Olympic road closures start in November
Olympic officials plan to start restricting traffic for the 2010 Winter Games in Vancouver as early as Nov. 1 to prepare the city for the international event in February, with further closures rolling out right up to the opening night of the Games.
VANOC officials released an update to the Olympic and Paralympic transportation plans Wednesday morning in Vancouver, detailing when many of the street closures come into effect.
A large part of the success of the plan hinges on convincing locals they need to switch to public transportation and avoid travelling through Olympic areas during peak hours in the weeks leading up to the Games.
"We need everyone to think of ways to reduce vehicle traffic into downtown Vancouver, on the Lions Gate and Iron Workers Memorial Second Narrows bridges, on the Sea to Sky Highway, and in Whistler by at least 30 per cent," said Terry Wright, VANOC's executive vice-president of services and Games operations.
Avoid peak hours, officials advise
"The best way to get where you need to go and avoid delays is by planning ahead, avoiding peak travel times and knowing your transportation options now before you step out the door in February 2010," said Wright.
In Vancouver, that means, whenever possible, travelling into the downtown area before 7 a.m. PT or after 9 a.m. and leaving by 2 p.m. or after 7 p.m., said officials.
"Also, keep in mind the easiest way to get around will be public transit, which will increase greatly with more buses and trains and enhanced hours of service, as well other sustainable modes such as walking and cycling," said Wright.
Closures start at Olympic Village
On Nov. 1, the first closure will restrict vehicle and foot traffic around the Olympic Village, including on the seawall walkway on the south side of False Creek and on 1st Avenue.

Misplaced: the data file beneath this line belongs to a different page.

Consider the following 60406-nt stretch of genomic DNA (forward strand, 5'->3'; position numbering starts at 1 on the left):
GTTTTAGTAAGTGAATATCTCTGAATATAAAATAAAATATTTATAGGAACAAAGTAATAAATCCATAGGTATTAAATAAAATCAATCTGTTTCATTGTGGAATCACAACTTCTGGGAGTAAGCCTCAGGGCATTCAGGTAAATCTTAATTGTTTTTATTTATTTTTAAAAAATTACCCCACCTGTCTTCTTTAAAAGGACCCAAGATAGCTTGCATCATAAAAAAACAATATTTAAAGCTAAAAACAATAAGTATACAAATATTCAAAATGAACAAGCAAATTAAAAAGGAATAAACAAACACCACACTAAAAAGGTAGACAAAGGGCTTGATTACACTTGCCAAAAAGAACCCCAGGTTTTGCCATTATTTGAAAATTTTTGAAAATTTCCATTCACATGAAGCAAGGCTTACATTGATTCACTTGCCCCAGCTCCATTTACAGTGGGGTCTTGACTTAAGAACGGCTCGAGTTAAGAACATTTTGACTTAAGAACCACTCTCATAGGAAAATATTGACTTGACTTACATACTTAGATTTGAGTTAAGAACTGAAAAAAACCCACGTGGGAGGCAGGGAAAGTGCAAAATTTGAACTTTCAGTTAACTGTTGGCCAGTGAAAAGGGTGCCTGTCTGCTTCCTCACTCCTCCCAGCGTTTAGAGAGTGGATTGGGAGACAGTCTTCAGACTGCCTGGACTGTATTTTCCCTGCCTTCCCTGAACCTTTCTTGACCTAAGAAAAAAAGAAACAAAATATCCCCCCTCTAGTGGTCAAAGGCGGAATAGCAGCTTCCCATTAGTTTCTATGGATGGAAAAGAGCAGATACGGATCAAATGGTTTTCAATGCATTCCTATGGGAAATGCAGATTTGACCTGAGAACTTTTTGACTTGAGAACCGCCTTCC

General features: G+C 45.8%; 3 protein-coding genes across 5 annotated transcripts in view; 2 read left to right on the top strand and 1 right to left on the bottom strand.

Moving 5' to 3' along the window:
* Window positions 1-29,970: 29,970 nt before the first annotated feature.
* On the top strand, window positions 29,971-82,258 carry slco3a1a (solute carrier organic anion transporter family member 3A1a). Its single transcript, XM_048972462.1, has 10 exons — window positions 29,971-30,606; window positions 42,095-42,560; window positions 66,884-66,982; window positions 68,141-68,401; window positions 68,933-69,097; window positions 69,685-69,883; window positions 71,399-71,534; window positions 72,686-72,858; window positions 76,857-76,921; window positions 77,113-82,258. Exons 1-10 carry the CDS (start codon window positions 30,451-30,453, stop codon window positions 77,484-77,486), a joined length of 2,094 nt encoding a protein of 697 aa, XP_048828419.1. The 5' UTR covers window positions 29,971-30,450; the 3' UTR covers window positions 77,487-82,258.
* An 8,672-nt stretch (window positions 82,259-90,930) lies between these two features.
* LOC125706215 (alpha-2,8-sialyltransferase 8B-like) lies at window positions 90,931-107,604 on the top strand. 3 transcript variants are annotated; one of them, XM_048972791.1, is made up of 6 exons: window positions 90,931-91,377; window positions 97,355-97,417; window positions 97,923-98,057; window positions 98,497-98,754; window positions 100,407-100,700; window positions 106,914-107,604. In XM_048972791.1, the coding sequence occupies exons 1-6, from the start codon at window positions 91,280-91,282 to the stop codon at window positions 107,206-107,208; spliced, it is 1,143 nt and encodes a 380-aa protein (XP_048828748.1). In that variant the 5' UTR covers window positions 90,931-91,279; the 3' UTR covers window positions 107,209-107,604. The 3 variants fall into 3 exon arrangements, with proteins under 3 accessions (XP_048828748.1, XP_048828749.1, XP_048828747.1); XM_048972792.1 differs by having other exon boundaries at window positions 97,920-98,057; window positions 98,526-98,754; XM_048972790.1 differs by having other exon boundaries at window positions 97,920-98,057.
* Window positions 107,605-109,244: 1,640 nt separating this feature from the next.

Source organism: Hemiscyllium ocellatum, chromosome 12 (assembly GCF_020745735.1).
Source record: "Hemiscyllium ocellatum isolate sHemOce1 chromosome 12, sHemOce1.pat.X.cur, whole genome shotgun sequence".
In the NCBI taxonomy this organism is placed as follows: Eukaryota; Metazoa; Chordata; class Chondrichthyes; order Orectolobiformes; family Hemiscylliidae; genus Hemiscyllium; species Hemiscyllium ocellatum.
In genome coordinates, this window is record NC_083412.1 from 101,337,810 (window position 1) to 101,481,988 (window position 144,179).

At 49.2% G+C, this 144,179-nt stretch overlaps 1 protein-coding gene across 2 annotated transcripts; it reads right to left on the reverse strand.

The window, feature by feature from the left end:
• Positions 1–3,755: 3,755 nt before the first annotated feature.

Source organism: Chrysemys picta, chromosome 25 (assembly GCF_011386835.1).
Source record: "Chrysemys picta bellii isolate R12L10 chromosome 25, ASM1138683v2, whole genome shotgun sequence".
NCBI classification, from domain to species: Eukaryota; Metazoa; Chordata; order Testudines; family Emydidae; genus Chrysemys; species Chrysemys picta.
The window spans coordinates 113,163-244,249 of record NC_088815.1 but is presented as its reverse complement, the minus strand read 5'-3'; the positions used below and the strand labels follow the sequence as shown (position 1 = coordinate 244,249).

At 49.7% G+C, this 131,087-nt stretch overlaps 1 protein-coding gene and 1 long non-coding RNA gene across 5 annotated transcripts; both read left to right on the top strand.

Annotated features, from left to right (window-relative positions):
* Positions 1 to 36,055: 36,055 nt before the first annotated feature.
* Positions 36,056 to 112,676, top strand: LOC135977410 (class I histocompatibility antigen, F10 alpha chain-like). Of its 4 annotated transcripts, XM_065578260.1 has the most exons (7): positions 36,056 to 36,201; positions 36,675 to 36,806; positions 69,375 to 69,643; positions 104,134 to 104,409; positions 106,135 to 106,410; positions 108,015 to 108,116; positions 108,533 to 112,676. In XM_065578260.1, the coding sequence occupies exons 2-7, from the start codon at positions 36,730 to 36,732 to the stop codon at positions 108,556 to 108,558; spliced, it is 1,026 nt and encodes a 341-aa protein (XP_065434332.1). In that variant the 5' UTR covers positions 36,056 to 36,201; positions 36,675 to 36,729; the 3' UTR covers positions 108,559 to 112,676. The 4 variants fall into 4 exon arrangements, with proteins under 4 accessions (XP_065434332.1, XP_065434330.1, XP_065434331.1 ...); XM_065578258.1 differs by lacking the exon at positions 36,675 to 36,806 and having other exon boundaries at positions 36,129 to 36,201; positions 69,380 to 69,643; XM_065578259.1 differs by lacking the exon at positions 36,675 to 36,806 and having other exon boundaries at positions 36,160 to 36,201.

The following streets will be closed to vehicles starting in January, but those who live or work in these areas will continue to have access to their homes or workplaces, according to officials:
- Quebec Street, between Terminal Street and 2nd Avenue, from Jan. 15 to March 25.
- Renfrew Street, between Hastings Street and McGill Street, from Jan. 24 to March 1.
- Canada Place and Waterfront Road from Jan. 27 to Feb. 28.
- Quebec Street southbound only, between Keefer Street and Terminal Street, from Jan. 29 to March 2.
- Expo and Pacific Boulevards, between Nelson Street and Quebec Street, from Jan. 29 to March 2.
- Midlothian Avenue, between Dinmont Avenue and Ontario Street, from Feb. 1 to March 2.
- Georgia and Dunsmuir Viaducts from Feb. 5 to March 2.
Pedestrian only areas
A number of roads that connect venues and celebration sites will be closed to vehicles from noon to midnight, between Feb. 12 to 28 in order to turn them into pedestrian corridors complete with street lighting, banners, and street vendors.
- Granville Street between Smithe Street and Cordova Street.
- Robson Street between Bute Street and Beatty Street.
- The Hamilton/Mainland corridor between David Lam Park and Georgia Street.
- Beatty Street between Smithe Street and Dunsmuir Street.
There will be 24-hour on-street parking and stopping restrictions on many streets in Vancouver between Feb. 4 to March 1, and there will be no parking at 2010 Olympic and Paralympic venues.
Whistler and Cypress access restricted
On Feb. 11, a roadblock will be set up north of Squamish at Alice Lake on the Sea to Sky Highway connecting Vancouver and Whistler from 6 a.m. to 6 p.m., and anyone driving in Whistler should allow extra time for travel delays, according officials.
Special permits will be issued for residents and businesses to access the highway north of the roadblock during the daytime hours.
Whistler residents will receive checkpoint permits in the mail starting in November, and a limited number of Whistler residents will receive local vehicle permits to ensure access to otherwise restricted venue areas, said officials.
Other Sea to Sky area residents requiring Sea to Sky checkpoint permits will be able to get them from permit offices in Vancouver, Squamish, Whistler or Pemberton, beginning Dec. 1.
Cypress Mountain resort, located in the district of West Vancouver and the venue for freestyle and snowboard competition events, will have restricted access to the mountain during the Games, with spectator travel provided by the Olympic bus network operated by VANOC.